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'Cosmos' then and now: The 'personal voyage' of Carl Sagan, the Hollywood cool of Neil deGrasse Tyson

Like reboots of most anything, be it the Star Trek film franchise or the Hannibal television series, Cosmos: A Spacetime Odyssey (premiering Sunday, March 9 on Fox) does not require familiarity with its original incarnation to be appreciated and enjoyed. Yet comparing the two shows, and their first episodes, is instructive. The first Cosmos, broadcast on PBS in 1980, had a different subtitle: “A personal voyage.” The person implied was the viewer — all of humanity. It was also the creative intelligence behind the series, astronomer and astrophysicist Carl Sagan, who died in 1996. His widely watched series explored all of creation, and expressed all of himself — his mind, his heart, his hopes, his fears. Sagan wanted to use popular culture to evangelize science, exploration, and a worldview that was infinitely bigger than the world itself.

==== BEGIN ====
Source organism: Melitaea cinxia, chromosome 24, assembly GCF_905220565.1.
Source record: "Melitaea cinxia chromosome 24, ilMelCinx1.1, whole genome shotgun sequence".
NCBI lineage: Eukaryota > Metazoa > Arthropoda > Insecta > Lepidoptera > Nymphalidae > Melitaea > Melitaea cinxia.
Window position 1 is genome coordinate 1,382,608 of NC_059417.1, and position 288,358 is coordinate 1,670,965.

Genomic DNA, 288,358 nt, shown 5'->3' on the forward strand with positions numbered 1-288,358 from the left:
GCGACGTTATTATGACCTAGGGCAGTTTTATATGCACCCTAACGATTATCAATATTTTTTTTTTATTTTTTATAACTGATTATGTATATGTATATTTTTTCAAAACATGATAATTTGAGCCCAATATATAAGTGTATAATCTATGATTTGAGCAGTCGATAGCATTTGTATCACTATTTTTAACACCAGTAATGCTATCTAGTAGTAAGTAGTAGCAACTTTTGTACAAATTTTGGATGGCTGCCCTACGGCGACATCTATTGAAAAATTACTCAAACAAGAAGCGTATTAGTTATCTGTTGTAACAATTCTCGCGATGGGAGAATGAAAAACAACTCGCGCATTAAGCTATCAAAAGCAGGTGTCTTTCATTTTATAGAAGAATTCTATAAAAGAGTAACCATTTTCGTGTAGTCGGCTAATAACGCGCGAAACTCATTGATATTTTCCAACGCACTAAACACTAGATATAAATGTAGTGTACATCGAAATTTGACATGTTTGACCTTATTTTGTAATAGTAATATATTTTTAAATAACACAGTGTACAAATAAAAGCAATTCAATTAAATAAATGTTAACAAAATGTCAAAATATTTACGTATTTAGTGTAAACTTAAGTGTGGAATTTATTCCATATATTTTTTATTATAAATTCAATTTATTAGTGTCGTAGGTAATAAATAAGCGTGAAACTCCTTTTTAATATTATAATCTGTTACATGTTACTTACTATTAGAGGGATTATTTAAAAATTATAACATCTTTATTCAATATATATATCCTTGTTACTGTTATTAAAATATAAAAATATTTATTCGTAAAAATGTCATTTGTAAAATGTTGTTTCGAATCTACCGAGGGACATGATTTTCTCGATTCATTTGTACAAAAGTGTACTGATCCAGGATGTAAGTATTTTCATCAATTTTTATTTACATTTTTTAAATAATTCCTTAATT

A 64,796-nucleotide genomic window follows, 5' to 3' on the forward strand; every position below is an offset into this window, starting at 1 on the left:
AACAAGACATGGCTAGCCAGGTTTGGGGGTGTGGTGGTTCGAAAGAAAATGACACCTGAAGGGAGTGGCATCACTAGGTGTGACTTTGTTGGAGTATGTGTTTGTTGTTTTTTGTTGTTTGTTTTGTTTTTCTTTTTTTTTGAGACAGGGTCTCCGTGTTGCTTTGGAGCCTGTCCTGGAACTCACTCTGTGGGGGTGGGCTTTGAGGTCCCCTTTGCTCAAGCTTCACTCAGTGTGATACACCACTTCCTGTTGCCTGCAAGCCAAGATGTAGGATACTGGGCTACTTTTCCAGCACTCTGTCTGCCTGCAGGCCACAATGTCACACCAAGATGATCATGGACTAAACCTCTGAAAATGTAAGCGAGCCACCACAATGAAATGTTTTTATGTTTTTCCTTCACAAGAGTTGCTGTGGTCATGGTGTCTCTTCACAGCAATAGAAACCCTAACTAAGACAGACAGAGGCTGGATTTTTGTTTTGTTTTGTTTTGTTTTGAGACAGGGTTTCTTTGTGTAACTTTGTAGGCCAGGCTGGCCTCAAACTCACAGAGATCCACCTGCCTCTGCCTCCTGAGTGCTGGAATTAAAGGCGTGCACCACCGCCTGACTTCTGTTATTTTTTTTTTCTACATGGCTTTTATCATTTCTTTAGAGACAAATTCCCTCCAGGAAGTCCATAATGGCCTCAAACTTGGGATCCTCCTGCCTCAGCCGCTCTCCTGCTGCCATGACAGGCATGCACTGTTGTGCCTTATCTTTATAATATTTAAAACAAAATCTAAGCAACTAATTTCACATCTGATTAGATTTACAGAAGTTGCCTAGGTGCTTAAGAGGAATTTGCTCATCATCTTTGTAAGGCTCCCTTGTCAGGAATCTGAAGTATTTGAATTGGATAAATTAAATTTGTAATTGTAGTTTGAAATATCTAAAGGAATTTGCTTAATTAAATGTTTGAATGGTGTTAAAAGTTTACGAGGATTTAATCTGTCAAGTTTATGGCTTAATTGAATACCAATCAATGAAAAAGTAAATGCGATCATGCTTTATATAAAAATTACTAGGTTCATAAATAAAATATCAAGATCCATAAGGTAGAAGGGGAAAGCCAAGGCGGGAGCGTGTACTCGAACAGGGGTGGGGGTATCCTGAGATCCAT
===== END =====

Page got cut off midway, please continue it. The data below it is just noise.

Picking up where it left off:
Inspiration for the series sprung from disappointment. In 1976, Sagan, then a member of the Viking Lander Imaging Team at NASA surveying Mars with robots, was dismayed by the lack of attention given to their historic, important work by the news media. At the time, the cultural narratives about space focused on the question of alien life and hospitable planets, and Team Viking couldn’t support reductive storylines about little green men or interplanetary manifest destiny. But Sagan was convinced the public was hungrier for knowledge — and more capable of appreciating complexity — than the press assumed. In the companion book to Cosmos, Sagan wrote: “I was positive from my own experience that an enormous global interest exists in the exploration of the planets and in many kindred scientific topics — the origin of life, the earth, and the Cosmos, the search for extraterrestrial intelligence, our connection with universe. And I was certain that this interest could be excited through that most powerful communications medium, television.”

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